The Eye (2002)
★★★ / ★★★★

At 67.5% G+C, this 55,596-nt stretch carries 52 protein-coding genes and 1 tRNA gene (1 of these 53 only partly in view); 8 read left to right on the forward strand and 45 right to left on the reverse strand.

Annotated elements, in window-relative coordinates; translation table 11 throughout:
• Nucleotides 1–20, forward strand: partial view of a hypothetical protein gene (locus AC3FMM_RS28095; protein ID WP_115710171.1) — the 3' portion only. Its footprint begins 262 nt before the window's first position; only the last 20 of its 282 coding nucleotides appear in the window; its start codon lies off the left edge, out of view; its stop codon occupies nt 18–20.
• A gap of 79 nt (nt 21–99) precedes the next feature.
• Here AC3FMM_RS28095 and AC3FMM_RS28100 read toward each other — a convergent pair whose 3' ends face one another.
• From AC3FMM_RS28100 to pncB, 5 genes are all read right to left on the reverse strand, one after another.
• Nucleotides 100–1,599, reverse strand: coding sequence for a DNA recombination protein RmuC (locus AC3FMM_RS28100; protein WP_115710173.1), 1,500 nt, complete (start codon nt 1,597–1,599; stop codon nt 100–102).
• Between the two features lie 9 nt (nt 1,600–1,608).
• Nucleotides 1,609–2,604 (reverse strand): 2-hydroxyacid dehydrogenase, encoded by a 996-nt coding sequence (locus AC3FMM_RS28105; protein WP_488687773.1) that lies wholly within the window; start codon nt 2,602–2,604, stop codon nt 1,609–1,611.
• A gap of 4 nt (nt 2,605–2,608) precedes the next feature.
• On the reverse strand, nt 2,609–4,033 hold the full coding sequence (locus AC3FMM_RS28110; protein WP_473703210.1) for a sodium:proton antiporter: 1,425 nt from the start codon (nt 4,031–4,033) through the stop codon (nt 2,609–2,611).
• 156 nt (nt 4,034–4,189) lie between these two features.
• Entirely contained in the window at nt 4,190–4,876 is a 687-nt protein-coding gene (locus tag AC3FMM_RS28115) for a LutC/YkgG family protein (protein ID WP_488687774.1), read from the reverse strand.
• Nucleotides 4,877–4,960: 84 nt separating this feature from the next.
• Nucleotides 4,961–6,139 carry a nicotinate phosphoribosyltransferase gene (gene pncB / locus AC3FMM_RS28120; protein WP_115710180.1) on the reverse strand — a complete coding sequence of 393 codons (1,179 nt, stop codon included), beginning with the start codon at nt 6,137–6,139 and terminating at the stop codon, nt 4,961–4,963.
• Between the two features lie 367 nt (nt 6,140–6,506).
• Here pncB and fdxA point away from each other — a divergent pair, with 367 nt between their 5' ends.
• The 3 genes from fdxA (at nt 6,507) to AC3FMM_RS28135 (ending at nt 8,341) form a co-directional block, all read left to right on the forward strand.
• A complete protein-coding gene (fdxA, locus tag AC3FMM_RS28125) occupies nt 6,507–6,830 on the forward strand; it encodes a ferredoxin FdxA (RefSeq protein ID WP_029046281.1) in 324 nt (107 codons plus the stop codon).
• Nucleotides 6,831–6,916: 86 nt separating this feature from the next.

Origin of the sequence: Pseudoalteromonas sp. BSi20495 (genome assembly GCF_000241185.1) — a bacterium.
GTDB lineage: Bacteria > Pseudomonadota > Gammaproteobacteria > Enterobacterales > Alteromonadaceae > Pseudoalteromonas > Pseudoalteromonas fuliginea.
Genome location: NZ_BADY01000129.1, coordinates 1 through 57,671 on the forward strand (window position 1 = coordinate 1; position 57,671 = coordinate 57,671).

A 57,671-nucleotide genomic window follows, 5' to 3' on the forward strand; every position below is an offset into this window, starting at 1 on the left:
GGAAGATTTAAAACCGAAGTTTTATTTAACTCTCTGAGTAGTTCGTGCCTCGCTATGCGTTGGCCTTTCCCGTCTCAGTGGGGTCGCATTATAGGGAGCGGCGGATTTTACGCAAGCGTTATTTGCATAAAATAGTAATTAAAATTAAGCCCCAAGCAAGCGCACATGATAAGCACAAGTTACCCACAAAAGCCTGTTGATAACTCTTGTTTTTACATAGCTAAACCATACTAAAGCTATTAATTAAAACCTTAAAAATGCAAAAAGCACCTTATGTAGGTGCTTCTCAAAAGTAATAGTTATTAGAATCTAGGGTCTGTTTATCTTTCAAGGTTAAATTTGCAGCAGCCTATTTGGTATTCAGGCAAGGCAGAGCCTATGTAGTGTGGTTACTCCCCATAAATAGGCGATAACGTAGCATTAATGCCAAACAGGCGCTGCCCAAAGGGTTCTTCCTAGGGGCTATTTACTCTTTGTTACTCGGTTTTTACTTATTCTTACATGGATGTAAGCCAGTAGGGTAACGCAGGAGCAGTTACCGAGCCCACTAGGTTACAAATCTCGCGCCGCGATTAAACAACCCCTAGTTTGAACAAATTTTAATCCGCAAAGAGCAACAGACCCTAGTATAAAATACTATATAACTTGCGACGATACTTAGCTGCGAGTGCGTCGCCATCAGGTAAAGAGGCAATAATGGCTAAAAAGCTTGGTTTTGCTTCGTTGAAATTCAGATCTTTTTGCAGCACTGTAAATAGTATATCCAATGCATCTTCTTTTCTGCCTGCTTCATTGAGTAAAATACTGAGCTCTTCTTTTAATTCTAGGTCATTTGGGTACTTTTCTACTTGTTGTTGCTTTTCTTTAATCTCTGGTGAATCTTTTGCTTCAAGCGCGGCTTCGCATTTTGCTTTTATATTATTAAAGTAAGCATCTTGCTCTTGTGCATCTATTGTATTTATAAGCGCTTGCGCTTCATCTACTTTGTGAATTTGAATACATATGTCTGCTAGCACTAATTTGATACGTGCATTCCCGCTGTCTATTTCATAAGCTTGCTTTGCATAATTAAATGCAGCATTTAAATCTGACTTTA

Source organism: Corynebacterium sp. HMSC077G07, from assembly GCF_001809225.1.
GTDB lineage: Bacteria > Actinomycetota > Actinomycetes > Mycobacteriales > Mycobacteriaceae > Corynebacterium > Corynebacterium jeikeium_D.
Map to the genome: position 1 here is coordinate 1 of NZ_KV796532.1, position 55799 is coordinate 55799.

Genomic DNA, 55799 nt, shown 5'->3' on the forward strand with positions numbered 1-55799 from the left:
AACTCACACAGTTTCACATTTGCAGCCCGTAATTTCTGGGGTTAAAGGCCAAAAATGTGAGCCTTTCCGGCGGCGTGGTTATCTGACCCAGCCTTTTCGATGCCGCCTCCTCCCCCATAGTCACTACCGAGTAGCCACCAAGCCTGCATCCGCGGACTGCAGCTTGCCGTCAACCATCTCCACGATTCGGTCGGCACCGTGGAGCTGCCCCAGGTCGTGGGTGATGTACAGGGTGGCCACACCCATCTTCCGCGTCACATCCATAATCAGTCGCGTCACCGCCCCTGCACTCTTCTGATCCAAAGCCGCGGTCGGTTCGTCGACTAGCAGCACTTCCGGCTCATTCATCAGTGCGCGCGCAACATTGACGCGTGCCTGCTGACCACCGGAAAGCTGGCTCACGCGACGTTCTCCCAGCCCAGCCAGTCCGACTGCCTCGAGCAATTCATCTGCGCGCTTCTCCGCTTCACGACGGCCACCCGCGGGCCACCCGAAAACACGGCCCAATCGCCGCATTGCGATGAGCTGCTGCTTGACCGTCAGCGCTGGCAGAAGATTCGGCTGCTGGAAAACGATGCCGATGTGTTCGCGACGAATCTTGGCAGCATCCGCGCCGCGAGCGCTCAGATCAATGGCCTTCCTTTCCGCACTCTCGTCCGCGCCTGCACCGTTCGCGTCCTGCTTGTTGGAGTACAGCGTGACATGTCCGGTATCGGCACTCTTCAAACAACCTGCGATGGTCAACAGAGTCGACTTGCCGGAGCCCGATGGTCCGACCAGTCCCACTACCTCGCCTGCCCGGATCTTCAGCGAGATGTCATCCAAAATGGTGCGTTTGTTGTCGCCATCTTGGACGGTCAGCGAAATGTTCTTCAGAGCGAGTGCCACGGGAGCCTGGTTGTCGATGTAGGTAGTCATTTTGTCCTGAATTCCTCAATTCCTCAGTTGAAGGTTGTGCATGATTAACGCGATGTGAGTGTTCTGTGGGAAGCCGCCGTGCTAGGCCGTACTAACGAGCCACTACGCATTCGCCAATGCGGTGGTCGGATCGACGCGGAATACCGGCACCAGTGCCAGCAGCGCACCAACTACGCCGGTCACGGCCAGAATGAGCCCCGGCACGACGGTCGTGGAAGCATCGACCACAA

A woman (Angelica Lee) who had been blind for most of her life had the opportunity to receive a corneal transplant so she could see again. Initially, the operation seemed to be successful but Mun eventually started to see ghosts and strange omens when someone was about to die. “Gin gwai” or “The Eye,” directed by Oxide Pang Chun and Danny Pang, was a genuinely scary horror picture which could have been an instant classic if it had toned down some of its visual effects and strengthened the backstory of the woman who used to own Mun’s new corneas. The first time I saw this film, I was very impressed because its beauty was in the details. When the protagonist was finally able to see, the material was smart enough to be as realistic as possible in terms of a former blind person’s transition. That is, despite the fact that Mun could now see, she still relied on her touch to “see” and recognize objects. People who have a science background might take the details for granted, but for the casual viewers, the doctors’ explanation of the current disconnect between the eyes and brain was critical. Mun’s confrontation with the ghosts were downright chilling. The scene with the old man in the elevator was something that could not easily be forgotten. The Pang Brothers knew the difference between suspense and horror. They used an ordinary activity (taking an elevator), put a person with an extraordinary ability in a cramped space with a ghost–the suspense–and allowing the person to realize she was not alone and that she had spend some time with the entity until she reached her floor of interest–the horror. The images which came hand-in-hand with creepy sounds elevated the terror. The formula of build-up and pay-off was apparent but it was executed with skill so I did not at all mind. Unfortunately, the pacing of the film slowed down considerably when Mun and her doctor/romantic interest (Lawrence Chou) visited Thailand to track down a woman who used to own Mun’s corneas. They figured that if the ghost finally found peace, the strange ability would finally cease. I thought it was cliché and I felt like the writers could have written a more inspired backstory. Furthermore, the scenes with ghosts going through Mun’s body in an attempt to touch her were ineffective. The anticipation of ghosts catching up with her was more than enough. Nevertheless, the movie’s shortcomings were overshadowed by its many rewards. The characters were relatable because they were smart, the concept of transplant-gone-wrong was consistently interesting, and the scares were earned. Modern American horror pictures can learn a thing or two from its craftsmanship.